The Scottish Parliament’s Public Audit Committee will launch a scathing attack on Highlands and Islands Enterprise (HIE) for failing to properly control spending on the controversial funicular railway, which has been repeatedly baled out by taxpayers’ money.
In a report, a copy of which has been leaked to the Sunday Herald, the committee will also criticise HIE for continuing to offer an “open-ended commitment” to funding the funicular. It will demand new controls to ensure that more major cost overruns are not incurred in the future.
The funicular railway, which runs nearly all the way to the summit of Britain’s fifth highest mountain near Aviemore, has been plagued with problems since it was first proposed in the early 1990s (see below). Lack of visitors has meant that it has struggled to make money.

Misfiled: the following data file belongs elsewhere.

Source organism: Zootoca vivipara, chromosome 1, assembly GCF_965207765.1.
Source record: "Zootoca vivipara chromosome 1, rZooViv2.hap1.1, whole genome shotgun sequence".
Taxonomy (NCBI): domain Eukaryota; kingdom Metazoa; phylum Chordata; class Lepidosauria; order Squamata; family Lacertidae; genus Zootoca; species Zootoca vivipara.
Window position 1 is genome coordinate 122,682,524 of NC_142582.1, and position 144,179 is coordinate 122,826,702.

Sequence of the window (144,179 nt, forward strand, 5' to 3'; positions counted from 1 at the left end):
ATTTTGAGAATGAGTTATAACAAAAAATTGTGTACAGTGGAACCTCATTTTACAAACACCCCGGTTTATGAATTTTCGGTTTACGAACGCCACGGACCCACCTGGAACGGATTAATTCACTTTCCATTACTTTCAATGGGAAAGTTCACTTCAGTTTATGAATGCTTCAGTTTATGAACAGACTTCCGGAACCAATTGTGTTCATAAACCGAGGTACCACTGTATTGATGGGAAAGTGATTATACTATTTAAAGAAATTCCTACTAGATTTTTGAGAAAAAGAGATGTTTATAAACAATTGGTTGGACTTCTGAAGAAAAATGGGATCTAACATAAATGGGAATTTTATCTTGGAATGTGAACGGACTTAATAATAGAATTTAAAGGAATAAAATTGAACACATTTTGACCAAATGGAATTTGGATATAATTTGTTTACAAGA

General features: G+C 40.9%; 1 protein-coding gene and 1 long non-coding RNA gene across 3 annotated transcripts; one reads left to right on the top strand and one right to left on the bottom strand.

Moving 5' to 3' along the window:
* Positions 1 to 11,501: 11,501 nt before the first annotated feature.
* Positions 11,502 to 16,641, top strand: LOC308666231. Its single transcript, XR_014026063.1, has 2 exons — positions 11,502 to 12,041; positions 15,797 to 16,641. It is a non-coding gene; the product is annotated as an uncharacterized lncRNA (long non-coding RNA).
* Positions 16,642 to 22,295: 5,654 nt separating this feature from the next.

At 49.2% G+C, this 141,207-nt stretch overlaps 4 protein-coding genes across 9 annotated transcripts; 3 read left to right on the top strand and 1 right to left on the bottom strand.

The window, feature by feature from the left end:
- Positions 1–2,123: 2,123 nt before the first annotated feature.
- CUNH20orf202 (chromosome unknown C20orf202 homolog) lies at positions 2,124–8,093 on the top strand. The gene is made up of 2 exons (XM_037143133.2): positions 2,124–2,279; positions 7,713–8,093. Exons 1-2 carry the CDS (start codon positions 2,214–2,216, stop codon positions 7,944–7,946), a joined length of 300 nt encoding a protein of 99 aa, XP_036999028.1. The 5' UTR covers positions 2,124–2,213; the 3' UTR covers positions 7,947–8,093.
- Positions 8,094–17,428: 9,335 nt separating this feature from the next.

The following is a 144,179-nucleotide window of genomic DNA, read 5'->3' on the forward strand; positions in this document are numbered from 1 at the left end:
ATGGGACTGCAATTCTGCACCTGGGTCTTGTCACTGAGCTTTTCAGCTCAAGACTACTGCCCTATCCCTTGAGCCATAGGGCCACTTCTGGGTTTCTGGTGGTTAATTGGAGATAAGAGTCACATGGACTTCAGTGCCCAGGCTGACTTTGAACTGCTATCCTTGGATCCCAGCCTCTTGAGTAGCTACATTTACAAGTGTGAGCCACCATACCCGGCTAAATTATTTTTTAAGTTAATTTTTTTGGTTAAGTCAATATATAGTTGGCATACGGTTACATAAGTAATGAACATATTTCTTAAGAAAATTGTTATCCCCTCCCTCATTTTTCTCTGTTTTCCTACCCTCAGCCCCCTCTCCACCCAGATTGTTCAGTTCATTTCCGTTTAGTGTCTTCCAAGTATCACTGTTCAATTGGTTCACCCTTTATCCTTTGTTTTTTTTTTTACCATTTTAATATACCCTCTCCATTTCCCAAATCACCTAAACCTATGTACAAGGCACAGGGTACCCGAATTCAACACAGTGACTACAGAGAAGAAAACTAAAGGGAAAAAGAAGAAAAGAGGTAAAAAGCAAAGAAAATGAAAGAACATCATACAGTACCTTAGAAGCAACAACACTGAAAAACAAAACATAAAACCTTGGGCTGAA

There were many years without enough snow for skiers. But even when there has been plenty of snow, like this winter, the railway has been forced to close because it cannot cope with adverse weather.
The funicular has been shut down for 19 days since the start of this year, frustrating thousands of would-be skiers. This weekend it is closed again, with roads, car parks and buildings submerged under huge piles of drifting snow, after falls of up to two metres.